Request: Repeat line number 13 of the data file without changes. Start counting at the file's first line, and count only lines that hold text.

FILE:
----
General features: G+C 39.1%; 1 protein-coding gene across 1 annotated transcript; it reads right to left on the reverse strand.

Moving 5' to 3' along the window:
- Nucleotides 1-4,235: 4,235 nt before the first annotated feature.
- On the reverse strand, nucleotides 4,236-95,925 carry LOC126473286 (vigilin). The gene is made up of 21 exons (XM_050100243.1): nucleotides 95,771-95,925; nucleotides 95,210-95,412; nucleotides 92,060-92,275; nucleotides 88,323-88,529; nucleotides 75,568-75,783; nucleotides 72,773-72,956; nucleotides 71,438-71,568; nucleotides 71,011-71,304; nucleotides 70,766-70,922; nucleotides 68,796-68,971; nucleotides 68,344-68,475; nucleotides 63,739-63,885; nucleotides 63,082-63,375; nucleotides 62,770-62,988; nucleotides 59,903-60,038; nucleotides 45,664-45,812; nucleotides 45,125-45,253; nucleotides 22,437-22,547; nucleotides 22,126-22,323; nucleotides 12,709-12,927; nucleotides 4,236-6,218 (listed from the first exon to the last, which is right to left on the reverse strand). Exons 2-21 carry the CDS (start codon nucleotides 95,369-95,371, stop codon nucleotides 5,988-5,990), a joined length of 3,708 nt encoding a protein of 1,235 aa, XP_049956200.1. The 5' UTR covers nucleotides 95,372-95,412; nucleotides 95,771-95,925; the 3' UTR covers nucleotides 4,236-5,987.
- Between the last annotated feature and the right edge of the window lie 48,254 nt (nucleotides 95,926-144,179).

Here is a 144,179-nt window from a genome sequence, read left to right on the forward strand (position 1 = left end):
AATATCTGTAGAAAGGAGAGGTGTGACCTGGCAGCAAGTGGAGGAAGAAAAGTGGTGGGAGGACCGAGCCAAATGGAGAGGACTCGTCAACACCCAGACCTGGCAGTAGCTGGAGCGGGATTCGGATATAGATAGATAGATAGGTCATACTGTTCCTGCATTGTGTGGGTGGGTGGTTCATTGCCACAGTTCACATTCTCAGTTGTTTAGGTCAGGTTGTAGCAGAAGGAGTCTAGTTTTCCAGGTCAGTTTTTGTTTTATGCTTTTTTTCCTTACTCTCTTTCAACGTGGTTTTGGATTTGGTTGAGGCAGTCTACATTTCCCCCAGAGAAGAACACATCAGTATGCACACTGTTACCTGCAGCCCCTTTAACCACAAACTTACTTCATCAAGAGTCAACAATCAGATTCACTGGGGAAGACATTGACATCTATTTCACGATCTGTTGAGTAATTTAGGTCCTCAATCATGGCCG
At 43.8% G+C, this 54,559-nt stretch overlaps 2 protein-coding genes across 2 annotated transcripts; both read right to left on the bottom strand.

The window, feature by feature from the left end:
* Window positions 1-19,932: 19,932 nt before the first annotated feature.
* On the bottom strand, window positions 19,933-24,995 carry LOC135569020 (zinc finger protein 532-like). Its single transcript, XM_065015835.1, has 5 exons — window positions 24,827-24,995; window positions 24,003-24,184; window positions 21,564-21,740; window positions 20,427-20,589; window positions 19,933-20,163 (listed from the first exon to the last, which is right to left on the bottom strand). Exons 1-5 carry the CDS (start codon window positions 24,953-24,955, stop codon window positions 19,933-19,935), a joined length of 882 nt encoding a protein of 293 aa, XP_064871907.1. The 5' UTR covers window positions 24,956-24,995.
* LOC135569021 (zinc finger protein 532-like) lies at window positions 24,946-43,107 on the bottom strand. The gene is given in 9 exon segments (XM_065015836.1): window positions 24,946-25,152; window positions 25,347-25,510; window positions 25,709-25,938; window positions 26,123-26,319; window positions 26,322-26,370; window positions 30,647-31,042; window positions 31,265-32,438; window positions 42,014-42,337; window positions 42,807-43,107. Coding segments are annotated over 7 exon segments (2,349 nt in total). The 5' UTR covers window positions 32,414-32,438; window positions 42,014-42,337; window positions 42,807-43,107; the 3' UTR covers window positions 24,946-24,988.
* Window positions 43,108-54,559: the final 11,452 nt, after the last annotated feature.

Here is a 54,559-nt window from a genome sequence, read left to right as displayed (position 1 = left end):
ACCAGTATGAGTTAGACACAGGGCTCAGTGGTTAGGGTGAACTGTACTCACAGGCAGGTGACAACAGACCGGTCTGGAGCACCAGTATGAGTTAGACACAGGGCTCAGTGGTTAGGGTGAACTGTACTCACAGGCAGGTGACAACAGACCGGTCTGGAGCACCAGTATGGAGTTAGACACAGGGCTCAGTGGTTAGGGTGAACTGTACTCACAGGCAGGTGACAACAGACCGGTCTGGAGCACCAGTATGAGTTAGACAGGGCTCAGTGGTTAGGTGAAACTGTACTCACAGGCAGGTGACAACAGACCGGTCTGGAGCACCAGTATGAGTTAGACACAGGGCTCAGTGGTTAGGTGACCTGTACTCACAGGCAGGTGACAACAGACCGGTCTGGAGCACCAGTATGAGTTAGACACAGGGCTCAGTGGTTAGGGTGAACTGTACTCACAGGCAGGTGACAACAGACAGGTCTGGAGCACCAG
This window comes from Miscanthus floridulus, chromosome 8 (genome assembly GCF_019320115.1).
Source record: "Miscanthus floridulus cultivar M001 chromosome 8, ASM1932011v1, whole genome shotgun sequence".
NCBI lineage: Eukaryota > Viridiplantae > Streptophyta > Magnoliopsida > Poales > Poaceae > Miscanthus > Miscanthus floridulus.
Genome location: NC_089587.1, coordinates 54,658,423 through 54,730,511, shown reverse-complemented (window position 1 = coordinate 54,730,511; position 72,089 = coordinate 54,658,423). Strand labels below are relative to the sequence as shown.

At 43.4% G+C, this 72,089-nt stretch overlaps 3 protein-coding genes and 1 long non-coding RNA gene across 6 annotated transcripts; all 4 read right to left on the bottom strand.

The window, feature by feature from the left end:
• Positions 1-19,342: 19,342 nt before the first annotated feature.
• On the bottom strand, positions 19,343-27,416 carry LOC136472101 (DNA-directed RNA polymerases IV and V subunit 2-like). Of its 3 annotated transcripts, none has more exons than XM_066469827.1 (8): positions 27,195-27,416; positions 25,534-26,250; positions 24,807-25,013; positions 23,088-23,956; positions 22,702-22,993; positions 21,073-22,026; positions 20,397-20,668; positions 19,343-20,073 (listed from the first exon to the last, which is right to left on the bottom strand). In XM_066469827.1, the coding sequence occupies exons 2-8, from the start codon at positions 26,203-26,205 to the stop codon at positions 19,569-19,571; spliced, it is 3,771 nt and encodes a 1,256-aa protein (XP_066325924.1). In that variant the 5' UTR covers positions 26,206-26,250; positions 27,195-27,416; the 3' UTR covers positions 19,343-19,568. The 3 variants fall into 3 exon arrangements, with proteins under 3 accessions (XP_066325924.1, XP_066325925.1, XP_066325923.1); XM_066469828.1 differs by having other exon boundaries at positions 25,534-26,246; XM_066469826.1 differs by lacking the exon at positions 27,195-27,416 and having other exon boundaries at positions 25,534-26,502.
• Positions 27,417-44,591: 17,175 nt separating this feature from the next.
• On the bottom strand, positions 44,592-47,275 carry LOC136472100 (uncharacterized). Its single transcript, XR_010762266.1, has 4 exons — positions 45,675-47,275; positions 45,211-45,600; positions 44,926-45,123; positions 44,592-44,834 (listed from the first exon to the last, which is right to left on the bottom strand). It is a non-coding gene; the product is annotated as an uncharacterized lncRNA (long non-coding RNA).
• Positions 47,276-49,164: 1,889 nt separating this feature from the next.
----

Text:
* Window positions 43,108-54,559: the final 11,452 nt, after the last annotated feature.